Perfect transparency is a recurring theme in classic utopias, evoked regularly in literary works throughout the 19th century and at the beginning of the 20th century. Examples include the crystal palace in Nicolai Chernychevsky’s novel What Is to Be Done? and the glass bed with glass sheets into which André Breton yearned to slip at night in his glass house.
Today, as we record every image and sound onto inexpensive devices at leisure, then circulate them at will to the entire world, the utopia of transparency takes on even more resonance for us. We yearn to live in a glass house where everything is seen and everything is known. This ideal first appeared in the virtual sphere, with social networks and the web; it quickly brimmed over and it resurfaces everywhere today, as much in the old world of government as in the hushed climate of diplomacy, in austere law centres as in doctors’ private practices. We want to see everything and to know everything. We no longer recognise the reserved domain that would elude the demand for transparency. We banish secrecy. We wish to know everything and to show everything, or almost, for, despite this yearning, the control of personal data and individual security remain major issues for contemporary society. The unease that followed WikiLeaks’ publication of the confidential US embassy cables illustrates this current ambivalence.
In short, the virtual world and its hybridisation into geographical territories are clearly vehicles for utopias of transparency. And they are undoubtedly putting down roots on other, older ones. Nevertheless, the contemporary utopia that is developing before our very eyes should not be confused with those that previously existed.
Let’s not forget that traditional utopias, as described for example by Thomas More in his famous novel Utopia, are constructed from an ideal of social perfection, without necessarily achieving it. Albeit on the verge of a possible world, these perfect societies were found on Earth, in an imaginary but tangible territory, inhabited by individuals similar to us in every regard. We should add that these places adopted a closed topology like that of islands, of the periphery of a lake or oasis, or even of towns, provided that that these opened out in circles, as equal distance between all appeared to be a condition of equality.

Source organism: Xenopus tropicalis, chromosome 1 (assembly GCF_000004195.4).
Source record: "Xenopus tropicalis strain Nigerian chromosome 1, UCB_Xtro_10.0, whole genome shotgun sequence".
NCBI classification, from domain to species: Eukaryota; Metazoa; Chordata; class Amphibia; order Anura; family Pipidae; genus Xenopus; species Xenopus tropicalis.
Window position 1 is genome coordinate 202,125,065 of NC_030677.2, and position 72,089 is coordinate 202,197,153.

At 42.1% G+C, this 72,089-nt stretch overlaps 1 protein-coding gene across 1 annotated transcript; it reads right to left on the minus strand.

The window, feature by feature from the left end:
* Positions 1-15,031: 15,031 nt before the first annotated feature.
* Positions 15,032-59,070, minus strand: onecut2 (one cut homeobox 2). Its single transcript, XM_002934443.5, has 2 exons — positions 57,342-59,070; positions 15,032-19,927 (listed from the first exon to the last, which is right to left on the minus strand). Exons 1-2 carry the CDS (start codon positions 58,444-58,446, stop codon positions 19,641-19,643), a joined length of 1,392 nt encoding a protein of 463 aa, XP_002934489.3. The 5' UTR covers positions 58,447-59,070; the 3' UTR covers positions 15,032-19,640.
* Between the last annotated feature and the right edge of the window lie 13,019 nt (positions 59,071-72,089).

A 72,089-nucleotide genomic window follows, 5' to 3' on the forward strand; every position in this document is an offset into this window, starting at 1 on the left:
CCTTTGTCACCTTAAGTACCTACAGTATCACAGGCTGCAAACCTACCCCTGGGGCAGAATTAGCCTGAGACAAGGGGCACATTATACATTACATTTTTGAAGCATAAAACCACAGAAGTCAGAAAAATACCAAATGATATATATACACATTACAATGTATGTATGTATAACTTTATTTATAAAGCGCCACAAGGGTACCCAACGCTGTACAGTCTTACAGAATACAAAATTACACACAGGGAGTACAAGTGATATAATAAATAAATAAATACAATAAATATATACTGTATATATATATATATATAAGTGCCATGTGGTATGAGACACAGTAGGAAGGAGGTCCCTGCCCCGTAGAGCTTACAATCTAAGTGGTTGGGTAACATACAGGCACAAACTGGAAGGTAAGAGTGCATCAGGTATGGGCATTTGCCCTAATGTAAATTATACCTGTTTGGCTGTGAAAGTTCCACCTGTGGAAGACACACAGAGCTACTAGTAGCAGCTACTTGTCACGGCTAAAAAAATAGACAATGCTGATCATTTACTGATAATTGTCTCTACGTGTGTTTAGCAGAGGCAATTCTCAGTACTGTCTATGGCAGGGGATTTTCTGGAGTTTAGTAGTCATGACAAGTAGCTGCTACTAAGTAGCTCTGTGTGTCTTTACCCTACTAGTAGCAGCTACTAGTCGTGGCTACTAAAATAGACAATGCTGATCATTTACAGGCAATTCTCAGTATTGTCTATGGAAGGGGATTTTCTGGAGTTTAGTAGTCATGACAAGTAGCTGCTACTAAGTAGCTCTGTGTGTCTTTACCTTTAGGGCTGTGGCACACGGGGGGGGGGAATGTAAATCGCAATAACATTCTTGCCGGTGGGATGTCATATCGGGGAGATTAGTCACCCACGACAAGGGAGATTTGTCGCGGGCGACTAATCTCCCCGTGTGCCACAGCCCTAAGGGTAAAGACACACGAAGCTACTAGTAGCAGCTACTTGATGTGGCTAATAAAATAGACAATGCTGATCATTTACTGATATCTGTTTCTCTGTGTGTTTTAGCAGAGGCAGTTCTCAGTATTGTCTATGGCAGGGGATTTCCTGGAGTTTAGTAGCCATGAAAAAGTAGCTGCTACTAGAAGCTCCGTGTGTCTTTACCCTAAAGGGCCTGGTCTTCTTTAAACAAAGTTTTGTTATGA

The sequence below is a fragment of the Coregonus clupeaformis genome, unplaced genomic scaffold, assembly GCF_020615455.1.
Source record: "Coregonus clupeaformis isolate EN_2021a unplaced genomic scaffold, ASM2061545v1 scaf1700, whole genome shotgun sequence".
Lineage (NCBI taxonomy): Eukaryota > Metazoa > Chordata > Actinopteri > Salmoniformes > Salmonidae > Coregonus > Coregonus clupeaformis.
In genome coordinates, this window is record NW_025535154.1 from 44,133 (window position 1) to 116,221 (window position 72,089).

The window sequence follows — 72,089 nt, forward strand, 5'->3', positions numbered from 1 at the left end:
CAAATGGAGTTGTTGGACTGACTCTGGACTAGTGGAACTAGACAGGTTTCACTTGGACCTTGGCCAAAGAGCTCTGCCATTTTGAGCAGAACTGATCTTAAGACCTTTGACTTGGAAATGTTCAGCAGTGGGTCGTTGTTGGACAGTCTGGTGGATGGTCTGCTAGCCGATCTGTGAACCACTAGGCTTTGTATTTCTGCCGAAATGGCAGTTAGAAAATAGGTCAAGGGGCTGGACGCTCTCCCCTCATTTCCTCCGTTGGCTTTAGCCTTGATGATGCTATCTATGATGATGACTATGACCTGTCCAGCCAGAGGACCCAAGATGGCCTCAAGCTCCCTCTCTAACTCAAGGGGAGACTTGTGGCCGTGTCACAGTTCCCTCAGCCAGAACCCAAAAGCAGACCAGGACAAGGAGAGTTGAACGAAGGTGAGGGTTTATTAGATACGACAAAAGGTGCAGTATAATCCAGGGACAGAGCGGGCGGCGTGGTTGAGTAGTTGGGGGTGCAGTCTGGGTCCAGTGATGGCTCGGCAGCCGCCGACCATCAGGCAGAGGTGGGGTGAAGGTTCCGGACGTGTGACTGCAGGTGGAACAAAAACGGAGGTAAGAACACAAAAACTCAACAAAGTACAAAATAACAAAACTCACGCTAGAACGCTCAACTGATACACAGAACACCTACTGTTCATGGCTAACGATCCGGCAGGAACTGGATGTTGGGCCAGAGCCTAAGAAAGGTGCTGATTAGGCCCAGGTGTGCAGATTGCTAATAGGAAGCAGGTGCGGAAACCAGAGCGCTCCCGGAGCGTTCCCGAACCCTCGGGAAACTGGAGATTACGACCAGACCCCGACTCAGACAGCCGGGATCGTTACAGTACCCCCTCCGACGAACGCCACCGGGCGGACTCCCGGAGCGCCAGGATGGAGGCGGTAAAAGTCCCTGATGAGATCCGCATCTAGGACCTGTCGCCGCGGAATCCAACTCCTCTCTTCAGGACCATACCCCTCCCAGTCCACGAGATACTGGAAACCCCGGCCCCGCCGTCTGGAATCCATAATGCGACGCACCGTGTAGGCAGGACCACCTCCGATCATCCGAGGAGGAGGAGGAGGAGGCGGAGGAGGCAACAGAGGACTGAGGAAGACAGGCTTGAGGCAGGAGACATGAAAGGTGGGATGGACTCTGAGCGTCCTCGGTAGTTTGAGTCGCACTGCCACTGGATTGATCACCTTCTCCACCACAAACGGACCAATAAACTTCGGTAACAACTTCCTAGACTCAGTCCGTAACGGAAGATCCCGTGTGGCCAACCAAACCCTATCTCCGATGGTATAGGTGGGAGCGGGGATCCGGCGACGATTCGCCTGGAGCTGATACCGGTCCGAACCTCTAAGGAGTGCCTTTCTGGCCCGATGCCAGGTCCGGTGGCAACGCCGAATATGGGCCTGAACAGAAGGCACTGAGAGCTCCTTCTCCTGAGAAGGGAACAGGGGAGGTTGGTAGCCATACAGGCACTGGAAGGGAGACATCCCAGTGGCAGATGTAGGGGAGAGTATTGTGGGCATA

While responding to this utopian ideal of perfect transparency, the contemporary virtual sphere does not uniquely reside in the realm of possible scenarios. It exists; it governs society; it makes its presence felt to all in the contemporary world; and, through it, everyone is at an equal distance from everyone else. In this respect, it is not merely a pipe dream sketched out. It develops effectively and it shapes society in its image.
What is more, unlike the majority of utopias, it is not based in the ordinary, material world but in a second world, qualified as “virtual”. Finally, it does not demand a closed, isolated place in which one would live in autarchy; on the contrary, it flourishes in an open place to which everyone has immediate access.
All in all, whereas classic utopias were accommodated by fictitious countries similar to those known to us, contemporary utopias exist in a tangible manner but are anchored to the virtual universe of networks and to its hybridisation through other physical phenomena, all these things that differ singularly from the wold in which we previously lived. Thus, quite paradoxically, where the traditional utopia referred to the imagined real, the infosphere and cyberspace of today appear to be the base for utopias effectively developed in the virtual world of networks.